The first shopping trip after Christmas is a grim experience. The memories of stuffing, cheeseboards, and port-soaked hedonism are still vivid.
They taunt you as you slope around the supermarket scouring the aisle for those decidedly less fun foodstuffs that will make up the customary January health kick.
The last time you alighted at the checkouts your trolley was laden with the ingredients for festive indulgence.
Now you’re wheeling around the remotest aisles trying to track down puy lentils and whole grain couscous.
Supermarkets could make this process easier by loading their front shelves with their most tedious health foods on December 27 and marking the area “annual dietary masochism”.
The New Year is an apt juncture to contemplate healthy lifestyle adjustments.
Sadly, it is not as meteorologically accommodating.
The icy depth of winter is not the best time to adopt the outdoor cardiovascular habits that become vogue on January 1.
Nevertheless, as night draws in on New Year’s Day you’ll see the streets cluttered with fluorescent-clad runners and speed walkers labouring along the dank and frozen pavements for first time.
Now I don’t want to add to the already heaving canon of pointless New Year’s resolution advice, but would it not make sense to delay these well-intentioned initiatives for six months or so?
What better time to start jogging, cycling or even just walking than on a sun-soaked June evening?
And a Mid Year’s resolution may just have a longer shelf-life than its more traditional sub-zero counterpart.
Speaking of New Year’s resolutions, this may be a fitting time for those in charge Hertfordshire County Council to ruminate on its performance as custodian of the roads.
In November, opposition politicians put forward a motion describing the performance of its highways contractor, Ringway, as “disgraceful”.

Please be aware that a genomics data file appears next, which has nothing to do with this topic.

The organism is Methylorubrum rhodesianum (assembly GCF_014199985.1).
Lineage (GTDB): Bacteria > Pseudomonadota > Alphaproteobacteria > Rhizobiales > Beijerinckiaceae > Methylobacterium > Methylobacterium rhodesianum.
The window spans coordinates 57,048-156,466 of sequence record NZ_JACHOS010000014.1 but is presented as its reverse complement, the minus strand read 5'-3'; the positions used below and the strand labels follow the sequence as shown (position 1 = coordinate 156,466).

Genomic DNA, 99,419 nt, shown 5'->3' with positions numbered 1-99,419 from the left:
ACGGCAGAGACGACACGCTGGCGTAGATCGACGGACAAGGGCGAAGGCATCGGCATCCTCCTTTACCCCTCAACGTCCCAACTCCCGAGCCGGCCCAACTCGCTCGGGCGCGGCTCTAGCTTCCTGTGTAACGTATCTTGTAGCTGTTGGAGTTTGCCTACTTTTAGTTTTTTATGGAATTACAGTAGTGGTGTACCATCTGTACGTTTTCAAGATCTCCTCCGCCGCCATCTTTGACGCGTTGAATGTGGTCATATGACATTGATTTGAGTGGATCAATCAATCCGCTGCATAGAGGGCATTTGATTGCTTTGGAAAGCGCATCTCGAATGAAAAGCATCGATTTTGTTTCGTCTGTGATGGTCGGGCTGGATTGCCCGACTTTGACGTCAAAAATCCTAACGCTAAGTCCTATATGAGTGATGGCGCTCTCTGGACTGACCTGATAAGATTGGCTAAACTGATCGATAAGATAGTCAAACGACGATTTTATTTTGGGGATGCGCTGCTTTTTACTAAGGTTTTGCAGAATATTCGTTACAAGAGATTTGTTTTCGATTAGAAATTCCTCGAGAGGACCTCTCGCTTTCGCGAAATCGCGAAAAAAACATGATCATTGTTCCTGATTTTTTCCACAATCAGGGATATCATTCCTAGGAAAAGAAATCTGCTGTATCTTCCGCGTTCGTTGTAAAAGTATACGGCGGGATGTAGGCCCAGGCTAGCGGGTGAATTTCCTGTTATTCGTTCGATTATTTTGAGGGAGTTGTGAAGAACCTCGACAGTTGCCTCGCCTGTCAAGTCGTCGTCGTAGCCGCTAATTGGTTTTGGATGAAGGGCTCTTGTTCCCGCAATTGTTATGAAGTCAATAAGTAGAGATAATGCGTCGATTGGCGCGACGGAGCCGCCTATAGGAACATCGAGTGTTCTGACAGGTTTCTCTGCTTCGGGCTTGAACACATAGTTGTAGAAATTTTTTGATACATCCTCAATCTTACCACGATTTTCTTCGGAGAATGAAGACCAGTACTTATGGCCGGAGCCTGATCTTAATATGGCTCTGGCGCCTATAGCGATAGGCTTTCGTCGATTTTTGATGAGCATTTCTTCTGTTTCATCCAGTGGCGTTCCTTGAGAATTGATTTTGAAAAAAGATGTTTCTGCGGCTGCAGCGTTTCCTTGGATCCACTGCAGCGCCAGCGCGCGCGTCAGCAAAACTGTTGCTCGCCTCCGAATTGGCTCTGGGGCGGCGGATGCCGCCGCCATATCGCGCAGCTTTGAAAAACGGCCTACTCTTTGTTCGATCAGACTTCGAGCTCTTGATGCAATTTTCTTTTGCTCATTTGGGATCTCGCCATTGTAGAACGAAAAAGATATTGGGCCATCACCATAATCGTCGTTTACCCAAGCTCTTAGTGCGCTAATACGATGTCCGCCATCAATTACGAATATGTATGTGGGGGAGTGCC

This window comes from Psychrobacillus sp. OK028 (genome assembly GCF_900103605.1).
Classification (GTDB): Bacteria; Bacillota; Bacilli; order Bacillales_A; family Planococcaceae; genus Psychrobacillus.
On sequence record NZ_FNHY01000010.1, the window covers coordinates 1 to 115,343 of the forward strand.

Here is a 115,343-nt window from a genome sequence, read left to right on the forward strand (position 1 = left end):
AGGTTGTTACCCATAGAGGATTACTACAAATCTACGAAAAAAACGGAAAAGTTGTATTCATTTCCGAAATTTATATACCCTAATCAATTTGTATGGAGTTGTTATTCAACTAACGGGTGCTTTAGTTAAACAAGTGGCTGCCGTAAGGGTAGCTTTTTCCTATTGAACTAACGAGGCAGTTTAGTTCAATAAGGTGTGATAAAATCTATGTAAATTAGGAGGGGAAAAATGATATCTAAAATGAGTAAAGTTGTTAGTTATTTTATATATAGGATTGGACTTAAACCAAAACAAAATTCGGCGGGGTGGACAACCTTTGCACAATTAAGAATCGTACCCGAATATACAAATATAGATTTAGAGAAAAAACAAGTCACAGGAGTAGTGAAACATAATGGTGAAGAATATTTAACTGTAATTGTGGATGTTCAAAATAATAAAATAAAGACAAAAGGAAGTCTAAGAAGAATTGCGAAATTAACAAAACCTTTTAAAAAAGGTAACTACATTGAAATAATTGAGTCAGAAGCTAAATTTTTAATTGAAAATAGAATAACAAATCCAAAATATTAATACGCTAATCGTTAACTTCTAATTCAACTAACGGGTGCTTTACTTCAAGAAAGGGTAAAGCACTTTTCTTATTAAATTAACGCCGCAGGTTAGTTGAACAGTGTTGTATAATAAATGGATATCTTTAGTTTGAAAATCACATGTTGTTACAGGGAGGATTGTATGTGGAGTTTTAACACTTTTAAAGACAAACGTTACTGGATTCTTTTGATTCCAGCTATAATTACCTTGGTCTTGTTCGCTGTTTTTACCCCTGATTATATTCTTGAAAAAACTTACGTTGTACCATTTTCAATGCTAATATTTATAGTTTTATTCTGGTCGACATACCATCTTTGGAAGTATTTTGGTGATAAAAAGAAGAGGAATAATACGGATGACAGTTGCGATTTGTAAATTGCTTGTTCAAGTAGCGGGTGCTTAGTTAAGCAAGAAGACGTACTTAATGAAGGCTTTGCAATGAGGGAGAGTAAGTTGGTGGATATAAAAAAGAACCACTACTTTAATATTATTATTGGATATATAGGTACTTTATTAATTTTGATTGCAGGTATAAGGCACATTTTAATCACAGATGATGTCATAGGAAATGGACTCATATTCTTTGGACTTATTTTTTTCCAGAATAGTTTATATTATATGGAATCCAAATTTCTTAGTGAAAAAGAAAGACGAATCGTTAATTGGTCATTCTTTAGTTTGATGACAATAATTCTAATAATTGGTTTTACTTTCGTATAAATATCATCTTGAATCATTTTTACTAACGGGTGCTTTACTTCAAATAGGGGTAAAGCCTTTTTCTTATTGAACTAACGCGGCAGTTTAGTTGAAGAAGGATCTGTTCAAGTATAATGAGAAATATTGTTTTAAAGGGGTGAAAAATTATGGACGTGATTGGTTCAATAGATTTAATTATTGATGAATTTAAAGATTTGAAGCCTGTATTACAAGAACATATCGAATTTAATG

This must have seemed like cruel and wanton politicking to the Conservative administration, who could point to their recently won accolade as “Transport County of the Year” in their defence.
And as we all know, awards, like statistics, don’t lie.
Yet the Conservative portfolio holder, Terry Douris, did concede there had been some teething issues with the execution of the £40 million-a-year contract and argued Ringway faced a “daunting” task maintaining the county’s expansive road network.
Political bunfight aside, there are clear examples of the county’s roads lapsing into a dangerous state of disrepair.
A particularly treacherous exhibit in this area is Sarratt Road.
Anyone who has tried to traverse from Croxley Green to Sarratt by car will know what a gauntlet this route is.
The national speed limit road is narrow and winding with a number of sharp cambers, which make it a tricky proposition for any motorist.
Throw in the parlous state of the road itself and it is a potentially lethal combination. The frequent gouges in the tarmac cause drivers to swerve into oncoming traffic at speed. One assumes that this road was missed by the judges of National Transport Awards 2013 as it is hardly one befitting the best highways authority in the land.